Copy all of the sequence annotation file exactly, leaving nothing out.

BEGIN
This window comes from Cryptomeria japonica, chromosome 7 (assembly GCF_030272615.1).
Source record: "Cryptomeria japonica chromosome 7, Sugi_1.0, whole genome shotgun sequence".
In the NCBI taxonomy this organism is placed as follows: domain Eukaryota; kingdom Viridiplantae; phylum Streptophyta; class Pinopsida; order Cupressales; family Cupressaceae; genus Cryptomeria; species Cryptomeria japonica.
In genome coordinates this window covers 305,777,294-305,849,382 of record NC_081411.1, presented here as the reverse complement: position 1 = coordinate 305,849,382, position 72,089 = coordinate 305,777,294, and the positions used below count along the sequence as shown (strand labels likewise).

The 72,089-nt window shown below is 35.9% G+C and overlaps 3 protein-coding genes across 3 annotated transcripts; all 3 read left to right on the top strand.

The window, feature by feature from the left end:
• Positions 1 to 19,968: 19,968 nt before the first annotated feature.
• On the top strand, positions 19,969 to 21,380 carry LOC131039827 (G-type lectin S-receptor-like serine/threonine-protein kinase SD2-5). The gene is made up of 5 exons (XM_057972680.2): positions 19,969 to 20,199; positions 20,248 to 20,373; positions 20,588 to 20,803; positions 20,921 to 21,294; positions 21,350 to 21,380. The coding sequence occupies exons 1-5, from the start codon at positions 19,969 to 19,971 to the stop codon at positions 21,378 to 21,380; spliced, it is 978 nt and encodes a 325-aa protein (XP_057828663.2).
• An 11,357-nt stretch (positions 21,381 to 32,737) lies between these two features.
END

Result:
This window comes from Cryptomeria japonica, chromosome 7 (assembly GCF_030272615.1).
Source record: "Cryptomeria japonica chromosome 7, Sugi_1.0, whole genome shotgun sequence".
In the NCBI taxonomy this organism is placed as follows: domain Eukaryota; kingdom Viridiplantae; phylum Streptophyta; class Pinopsida; order Cupressales; family Cupressaceae; genus Cryptomeria; species Cryptomeria japonica.
In genome coordinates this window covers 305,777,294-305,849,382 of record NC_081411.1, presented here as the reverse complement: position 1 = coordinate 305,849,382, position 72,089 = coordinate 305,777,294, and the positions used below count along the sequence as shown (strand labels likewise).

The 72,089-nt window shown below is 35.9% G+C and overlaps 3 protein-coding genes across 3 annotated transcripts; all 3 read left to right on the top strand.

The window, feature by feature from the left end:
• Positions 1 to 19,968: 19,968 nt before the first annotated feature.
• On the top strand, positions 19,969 to 21,380 carry LOC131039827 (G-type lectin S-receptor-like serine/threonine-protein kinase SD2-5). The gene is made up of 5 exons (XM_057972680.2): positions 19,969 to 20,199; positions 20,248 to 20,373; positions 20,588 to 20,803; positions 20,921 to 21,294; positions 21,350 to 21,380. The coding sequence occupies exons 1-5, from the start codon at positions 19,969 to 19,971 to the stop codon at positions 21,378 to 21,380; spliced, it is 978 nt and encodes a 325-aa protein (XP_057828663.2).
• An 11,357-nt stretch (positions 21,381 to 32,737) lies between these two features.